Richard Linklater's just released film, Boyhood, has received well-deserved universal acclaim. Here's one more post to add to the laurels.
And here's a pointer to the extensive Bob Edwards interview with Linklater last weekend.
Filmed between 2002 and 2013, Boyhood depicts the childhood of Samantha (Lorelei Linklater, the director's daughter) and Mason Jr. (Ellar Coltrane). We literally watch the children grow up before our eyes. They are the children of college professor Olivia (Patricia Arquette) and musician-turned-rambling-man Mason Sr. (Ethan Hawke). The film is 166 minutes long; Hawke calls it Tolstoy-esque.
And so it is. Any successful epic must have a grasp of both the big themes and the everyday details. Linklater succeeds magnificently at both. I'll mention just one everyday detail of hundreds: On one of his visits Mason Sr. is driving his kids to see a Houston Astros game (the film takes place in various Texas cities). Both Samantha and Mason Jr. are providing one-word answers to his conversational gambits. Mason Sr. expresses frustration, claiming he wants real conversation. The kids chide him gently that his questions are contrived. Mason Sr. says ok, he'll be more natural from now on. Starting right now! We've all been there, I think; perceiving a necessary change, and trying to force the new behavior immediately.
Big themes: The strength of women, even (especially) when they have married the wrong man. Olivia and Mason Sr were never married, owing to their youth. (Perhaps they would have married if they'd met later or waited for parenthood.) Olivia marries two other men, both of whom are too fond of the bottle. Through it all she earns advanced degrees and becomes a popular college professor. She is tougher on Samantha than on Mason Jr, which made me feel bad for Samantha but not upset at Olivia. In the end her kids come out fine, due to her efforts more than anyone else's.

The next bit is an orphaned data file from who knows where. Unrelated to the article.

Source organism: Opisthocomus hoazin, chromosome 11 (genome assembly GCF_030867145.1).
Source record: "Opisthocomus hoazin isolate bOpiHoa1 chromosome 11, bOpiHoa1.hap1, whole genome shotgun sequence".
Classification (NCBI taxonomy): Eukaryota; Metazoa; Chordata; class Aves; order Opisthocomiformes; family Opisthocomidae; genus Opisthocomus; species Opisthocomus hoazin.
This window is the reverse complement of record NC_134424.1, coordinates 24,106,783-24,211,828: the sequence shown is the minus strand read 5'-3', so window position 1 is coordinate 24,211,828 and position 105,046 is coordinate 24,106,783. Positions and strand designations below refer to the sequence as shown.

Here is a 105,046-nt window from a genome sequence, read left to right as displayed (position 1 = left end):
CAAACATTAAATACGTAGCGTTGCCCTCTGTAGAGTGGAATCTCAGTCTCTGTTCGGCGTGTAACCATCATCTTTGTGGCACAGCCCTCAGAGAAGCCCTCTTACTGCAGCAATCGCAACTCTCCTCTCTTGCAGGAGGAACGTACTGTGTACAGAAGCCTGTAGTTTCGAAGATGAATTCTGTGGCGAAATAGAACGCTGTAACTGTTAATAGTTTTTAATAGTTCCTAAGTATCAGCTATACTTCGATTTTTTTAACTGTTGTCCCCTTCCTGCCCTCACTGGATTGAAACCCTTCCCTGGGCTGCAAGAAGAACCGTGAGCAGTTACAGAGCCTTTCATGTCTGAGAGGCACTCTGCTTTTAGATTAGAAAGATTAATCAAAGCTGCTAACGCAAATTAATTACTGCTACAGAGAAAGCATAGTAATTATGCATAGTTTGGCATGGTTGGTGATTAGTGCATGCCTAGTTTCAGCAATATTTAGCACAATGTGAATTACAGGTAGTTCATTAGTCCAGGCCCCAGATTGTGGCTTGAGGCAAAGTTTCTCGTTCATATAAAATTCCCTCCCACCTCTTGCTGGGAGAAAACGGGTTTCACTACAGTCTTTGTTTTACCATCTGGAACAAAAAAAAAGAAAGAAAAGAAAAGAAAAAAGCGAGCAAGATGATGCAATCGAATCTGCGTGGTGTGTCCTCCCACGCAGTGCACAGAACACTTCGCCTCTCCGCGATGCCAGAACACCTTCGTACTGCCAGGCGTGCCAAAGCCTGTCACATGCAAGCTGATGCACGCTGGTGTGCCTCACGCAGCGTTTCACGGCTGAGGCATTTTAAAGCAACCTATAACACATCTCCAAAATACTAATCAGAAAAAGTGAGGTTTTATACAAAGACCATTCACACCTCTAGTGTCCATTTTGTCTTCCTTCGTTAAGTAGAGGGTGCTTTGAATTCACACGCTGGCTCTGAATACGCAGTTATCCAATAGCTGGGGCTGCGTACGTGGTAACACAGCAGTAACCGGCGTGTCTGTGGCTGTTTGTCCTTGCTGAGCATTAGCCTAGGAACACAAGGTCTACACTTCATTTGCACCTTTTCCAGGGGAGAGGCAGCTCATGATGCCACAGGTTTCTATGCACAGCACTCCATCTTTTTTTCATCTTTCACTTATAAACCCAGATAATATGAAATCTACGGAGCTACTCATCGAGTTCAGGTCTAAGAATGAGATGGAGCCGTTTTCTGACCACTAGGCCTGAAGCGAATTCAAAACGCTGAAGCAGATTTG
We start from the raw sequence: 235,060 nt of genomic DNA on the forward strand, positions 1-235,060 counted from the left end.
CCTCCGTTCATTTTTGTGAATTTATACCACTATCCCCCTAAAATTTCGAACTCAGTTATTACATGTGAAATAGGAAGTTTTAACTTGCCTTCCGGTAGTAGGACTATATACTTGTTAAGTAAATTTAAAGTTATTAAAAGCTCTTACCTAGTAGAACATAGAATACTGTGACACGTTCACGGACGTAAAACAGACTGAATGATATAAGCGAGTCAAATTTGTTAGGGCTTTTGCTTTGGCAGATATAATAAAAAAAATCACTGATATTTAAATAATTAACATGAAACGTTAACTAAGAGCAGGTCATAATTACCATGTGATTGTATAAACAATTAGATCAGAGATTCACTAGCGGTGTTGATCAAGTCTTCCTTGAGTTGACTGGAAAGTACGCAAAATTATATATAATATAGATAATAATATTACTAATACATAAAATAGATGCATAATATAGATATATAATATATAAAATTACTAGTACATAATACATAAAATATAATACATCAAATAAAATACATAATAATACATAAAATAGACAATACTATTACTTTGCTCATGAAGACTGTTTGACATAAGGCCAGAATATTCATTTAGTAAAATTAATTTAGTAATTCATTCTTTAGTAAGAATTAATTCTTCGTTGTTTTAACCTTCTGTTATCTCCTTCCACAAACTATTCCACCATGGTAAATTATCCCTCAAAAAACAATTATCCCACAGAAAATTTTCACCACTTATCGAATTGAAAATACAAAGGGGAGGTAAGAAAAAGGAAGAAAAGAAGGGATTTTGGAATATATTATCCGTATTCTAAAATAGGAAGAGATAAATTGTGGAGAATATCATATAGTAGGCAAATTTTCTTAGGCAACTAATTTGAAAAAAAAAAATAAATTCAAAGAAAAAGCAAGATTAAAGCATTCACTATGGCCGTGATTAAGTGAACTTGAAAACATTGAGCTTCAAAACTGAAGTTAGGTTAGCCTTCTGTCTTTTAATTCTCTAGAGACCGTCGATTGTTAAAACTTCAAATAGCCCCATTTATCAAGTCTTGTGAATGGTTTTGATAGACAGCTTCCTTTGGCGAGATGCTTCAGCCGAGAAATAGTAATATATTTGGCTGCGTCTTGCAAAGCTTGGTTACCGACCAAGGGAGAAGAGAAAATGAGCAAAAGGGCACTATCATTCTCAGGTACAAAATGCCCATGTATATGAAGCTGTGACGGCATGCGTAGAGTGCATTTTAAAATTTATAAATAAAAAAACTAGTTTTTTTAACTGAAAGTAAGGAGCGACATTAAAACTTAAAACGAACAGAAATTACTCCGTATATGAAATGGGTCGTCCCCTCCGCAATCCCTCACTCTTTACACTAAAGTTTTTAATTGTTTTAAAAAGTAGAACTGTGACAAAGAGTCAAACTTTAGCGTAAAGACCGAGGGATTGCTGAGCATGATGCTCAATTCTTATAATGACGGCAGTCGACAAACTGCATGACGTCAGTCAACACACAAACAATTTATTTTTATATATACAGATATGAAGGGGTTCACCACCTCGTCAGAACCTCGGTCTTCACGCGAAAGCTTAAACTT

Due to Olivia's strength the film could have easily been called Motherhood. It was going to be 12 Years, except that the film 12 Years a Slave came out recently and Linklater wanted to avoid confusion.
So Boyhood is not quite right but it's not wrong either. We learn more about Mason Jr's interior life than Samantha's, perhaps because Linklater found this easier to convery as he was once a boy himself.
Case in point: by the time he enters college Mason Jr. wants to delete his Facebook page because he's tired of living life via a screen. There's deep wisdom there, except that Mason Jr. muddles his message with excessive broodiness. Then again, he's only 18. One suspects that he'll figure out how to make his point more confidently and gracefully once he ventures forth into adulthood.